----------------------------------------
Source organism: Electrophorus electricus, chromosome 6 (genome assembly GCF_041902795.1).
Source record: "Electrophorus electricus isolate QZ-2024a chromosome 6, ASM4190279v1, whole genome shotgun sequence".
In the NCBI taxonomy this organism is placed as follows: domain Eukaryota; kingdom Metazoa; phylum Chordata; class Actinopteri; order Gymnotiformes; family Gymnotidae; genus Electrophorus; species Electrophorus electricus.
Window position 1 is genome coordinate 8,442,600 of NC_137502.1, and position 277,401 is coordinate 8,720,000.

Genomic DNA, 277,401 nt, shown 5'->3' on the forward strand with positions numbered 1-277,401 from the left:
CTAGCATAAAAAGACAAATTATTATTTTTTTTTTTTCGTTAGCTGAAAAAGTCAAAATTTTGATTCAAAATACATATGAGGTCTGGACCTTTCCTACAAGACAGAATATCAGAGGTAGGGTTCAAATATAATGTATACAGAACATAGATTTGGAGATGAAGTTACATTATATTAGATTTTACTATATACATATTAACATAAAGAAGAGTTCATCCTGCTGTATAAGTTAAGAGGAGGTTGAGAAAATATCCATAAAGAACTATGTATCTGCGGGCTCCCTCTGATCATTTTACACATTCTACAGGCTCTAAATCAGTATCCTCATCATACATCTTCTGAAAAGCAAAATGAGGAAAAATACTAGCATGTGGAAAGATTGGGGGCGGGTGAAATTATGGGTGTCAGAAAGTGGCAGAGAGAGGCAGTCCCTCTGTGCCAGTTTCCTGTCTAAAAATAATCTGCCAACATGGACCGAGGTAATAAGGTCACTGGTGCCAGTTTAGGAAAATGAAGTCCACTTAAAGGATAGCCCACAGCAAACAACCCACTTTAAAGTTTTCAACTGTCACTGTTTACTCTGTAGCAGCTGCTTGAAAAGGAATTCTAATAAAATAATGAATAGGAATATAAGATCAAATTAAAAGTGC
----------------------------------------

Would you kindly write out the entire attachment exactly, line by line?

Source organism: Electrophorus electricus, chromosome 6 (genome assembly GCF_041902795.1).
Source record: "Electrophorus electricus isolate QZ-2024a chromosome 6, ASM4190279v1, whole genome shotgun sequence".
In the NCBI taxonomy this organism is placed as follows: domain Eukaryota; kingdom Metazoa; phylum Chordata; class Actinopteri; order Gymnotiformes; family Gymnotidae; genus Electrophorus; species Electrophorus electricus.
Window position 1 is genome coordinate 8,442,600 of NC_137502.1, and position 277,401 is coordinate 8,720,000.

Genomic DNA, 277,401 nt, shown 5'->3' on the forward strand with positions numbered 1-277,401 from the left:
CTAGCATAAAAAGACAAATTATTATTTTTTTTTTTTCGTTAGCTGAAAAAGTCAAAATTTTGATTCAAAATACATATGAGGTCTGGACCTTTCCTACAAGACAGAATATCAGAGGTAGGGTTCAAATATAATGTATACAGAACATAGATTTGGAGATGAAGTTACATTATATTAGATTTTACTATATACATATTAACATAAAGAAGAGTTCATCCTGCTGTATAAGTTAAGAGGAGGTTGAGAAAATATCCATAAAGAACTATGTATCTGCGGGCTCCCTCTGATCATTTTACACATTCTACAGGCTCTAAATCAGTATCCTCATCATACATCTTCTGAAAAGCAAAATGAGGAAAAATACTAGCATGTGGAAAGATTGGGGGCGGGTGAAATTATGGGTGTCAGAAAGTGGCAGAGAGAGGCAGTCCCTCTGTGCCAGTTTCCTGTCTAAAAATAATCTGCCAACATGGACCGAGGTAATAAGGTCACTGGTGCCAGTTTAGGAAAATGAAGTCCACTTAAAGGATAGCCCACAGCAAACAACCCACTTTAAAGTTTTCAACTGTCACTGTTTACTCTGTAGCAGCTGCTTGAAAAGGAATTCTAATAAAATAATGAATAGGAATATAAGATCAAATTAAAAGTGC